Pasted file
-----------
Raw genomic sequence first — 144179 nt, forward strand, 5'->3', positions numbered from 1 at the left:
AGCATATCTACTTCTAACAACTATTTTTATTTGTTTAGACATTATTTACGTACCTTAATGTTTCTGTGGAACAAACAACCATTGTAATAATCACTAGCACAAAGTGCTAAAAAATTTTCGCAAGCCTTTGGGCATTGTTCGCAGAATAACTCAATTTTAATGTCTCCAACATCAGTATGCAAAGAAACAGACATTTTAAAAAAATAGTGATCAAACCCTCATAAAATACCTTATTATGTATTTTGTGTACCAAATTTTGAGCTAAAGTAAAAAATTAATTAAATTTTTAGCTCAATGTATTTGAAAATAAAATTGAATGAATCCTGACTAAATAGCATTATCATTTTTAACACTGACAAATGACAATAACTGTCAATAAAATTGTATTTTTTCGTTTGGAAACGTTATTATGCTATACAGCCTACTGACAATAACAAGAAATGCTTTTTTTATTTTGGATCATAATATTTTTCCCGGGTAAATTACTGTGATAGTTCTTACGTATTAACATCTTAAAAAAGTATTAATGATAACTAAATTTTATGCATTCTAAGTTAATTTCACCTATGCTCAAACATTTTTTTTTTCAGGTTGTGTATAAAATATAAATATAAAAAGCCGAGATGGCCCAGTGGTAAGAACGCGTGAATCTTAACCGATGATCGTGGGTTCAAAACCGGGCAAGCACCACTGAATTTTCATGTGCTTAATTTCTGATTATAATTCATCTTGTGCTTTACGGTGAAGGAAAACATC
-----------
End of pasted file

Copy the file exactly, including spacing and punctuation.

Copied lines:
Raw genomic sequence first — 144179 nt, forward strand, 5'->3', positions numbered from 1 at the left:
AGCATATCTACTTCTAACAACTATTTTTATTTGTTTAGACATTATTTACGTACCTTAATGTTTCTGTGGAACAAACAACCATTGTAATAATCACTAGCACAAAGTGCTAAAAAATTTTCGCAAGCCTTTGGGCATTGTTCGCAGAATAACTCAATTTTAATGTCTCCAACATCAGTATGCAAAGAAACAGACATTTTAAAAAAATAGTGATCAAACCCTCATAAAATACCTTATTATGTATTTTGTGTACCAAATTTTGAGCTAAAGTAAAAAATTAATTAAATTTTTAGCTCAATGTATTTGAAAATAAAATTGAATGAATCCTGACTAAATAGCATTATCATTTTTAACACTGACAAATGACAATAACTGTCAATAAAATTGTATTTTTTCGTTTGGAAACGTTATTATGCTATACAGCCTACTGACAATAACAAGAAATGCTTTTTTTATTTTGGATCATAATATTTTTCCCGGGTAAATTACTGTGATAGTTCTTACGTATTAACATCTTAAAAAAGTATTAATGATAACTAAATTTTATGCATTCTAAGTTAATTTCACCTATGCTCAAACATTTTTTTTTTCAGGTTGTGTATAAAATATAAATATAAAAAGCCGAGATGGCCCAGTGGTAAGAACGCGTGAATCTTAACCGATGATCGTGGGTTCAAAACCGGGCAAGCACCACTGAATTTTCATGTGCTTAATTTCTGATTATAATTCATCTTGTGCTTTACGGTGAAGGAAAACATC